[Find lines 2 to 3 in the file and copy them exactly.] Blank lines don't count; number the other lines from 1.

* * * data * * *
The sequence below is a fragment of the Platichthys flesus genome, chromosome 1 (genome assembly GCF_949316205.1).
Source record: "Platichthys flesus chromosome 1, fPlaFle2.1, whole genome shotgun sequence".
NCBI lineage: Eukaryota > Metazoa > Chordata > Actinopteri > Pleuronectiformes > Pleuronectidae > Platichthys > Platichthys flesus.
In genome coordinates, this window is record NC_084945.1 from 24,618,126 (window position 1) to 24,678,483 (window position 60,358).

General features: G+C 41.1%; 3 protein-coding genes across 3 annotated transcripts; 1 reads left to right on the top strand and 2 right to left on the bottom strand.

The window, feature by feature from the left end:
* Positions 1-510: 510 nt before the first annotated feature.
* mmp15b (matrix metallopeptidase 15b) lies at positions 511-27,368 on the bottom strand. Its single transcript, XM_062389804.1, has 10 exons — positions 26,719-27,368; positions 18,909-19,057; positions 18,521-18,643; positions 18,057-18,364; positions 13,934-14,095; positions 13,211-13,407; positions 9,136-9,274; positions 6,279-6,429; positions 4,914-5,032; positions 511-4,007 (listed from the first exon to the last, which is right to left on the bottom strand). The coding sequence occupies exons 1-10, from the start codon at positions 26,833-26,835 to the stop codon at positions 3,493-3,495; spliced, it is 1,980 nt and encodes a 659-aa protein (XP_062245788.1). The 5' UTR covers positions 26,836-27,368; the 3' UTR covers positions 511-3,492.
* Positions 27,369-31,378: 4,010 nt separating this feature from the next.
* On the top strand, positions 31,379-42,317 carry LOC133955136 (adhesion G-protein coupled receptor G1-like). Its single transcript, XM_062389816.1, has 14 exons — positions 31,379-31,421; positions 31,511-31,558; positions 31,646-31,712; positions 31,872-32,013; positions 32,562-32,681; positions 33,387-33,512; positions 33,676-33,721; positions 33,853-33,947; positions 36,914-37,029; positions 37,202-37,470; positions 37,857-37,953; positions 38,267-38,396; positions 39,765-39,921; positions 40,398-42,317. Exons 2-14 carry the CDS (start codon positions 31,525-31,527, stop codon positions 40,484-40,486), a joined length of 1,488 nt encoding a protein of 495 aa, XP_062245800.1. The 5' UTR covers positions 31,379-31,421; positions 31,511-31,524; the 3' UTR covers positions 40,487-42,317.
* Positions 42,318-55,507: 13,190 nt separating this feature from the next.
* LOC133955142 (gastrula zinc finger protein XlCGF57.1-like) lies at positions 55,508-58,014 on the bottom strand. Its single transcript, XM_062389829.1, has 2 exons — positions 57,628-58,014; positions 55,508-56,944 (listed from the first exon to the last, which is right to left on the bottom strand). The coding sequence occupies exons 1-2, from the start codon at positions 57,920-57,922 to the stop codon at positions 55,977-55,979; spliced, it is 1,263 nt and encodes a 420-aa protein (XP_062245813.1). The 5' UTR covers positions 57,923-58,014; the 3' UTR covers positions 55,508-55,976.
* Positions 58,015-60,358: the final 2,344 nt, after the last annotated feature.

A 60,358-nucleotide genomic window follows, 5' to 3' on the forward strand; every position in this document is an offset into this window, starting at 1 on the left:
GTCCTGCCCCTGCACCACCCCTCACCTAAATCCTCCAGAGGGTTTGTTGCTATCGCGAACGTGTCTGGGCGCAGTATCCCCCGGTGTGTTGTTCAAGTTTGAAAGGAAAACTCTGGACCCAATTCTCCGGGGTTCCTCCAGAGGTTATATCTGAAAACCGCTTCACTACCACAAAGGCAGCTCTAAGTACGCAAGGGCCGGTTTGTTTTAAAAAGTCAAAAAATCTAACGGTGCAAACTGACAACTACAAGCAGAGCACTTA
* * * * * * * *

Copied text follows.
Source record: "Platichthys flesus chromosome 1, fPlaFle2.1, whole genome shotgun sequence".
NCBI lineage: Eukaryota > Metazoa > Chordata > Actinopteri > Pleuronectiformes > Pleuronectidae > Platichthys > Platichthys flesus.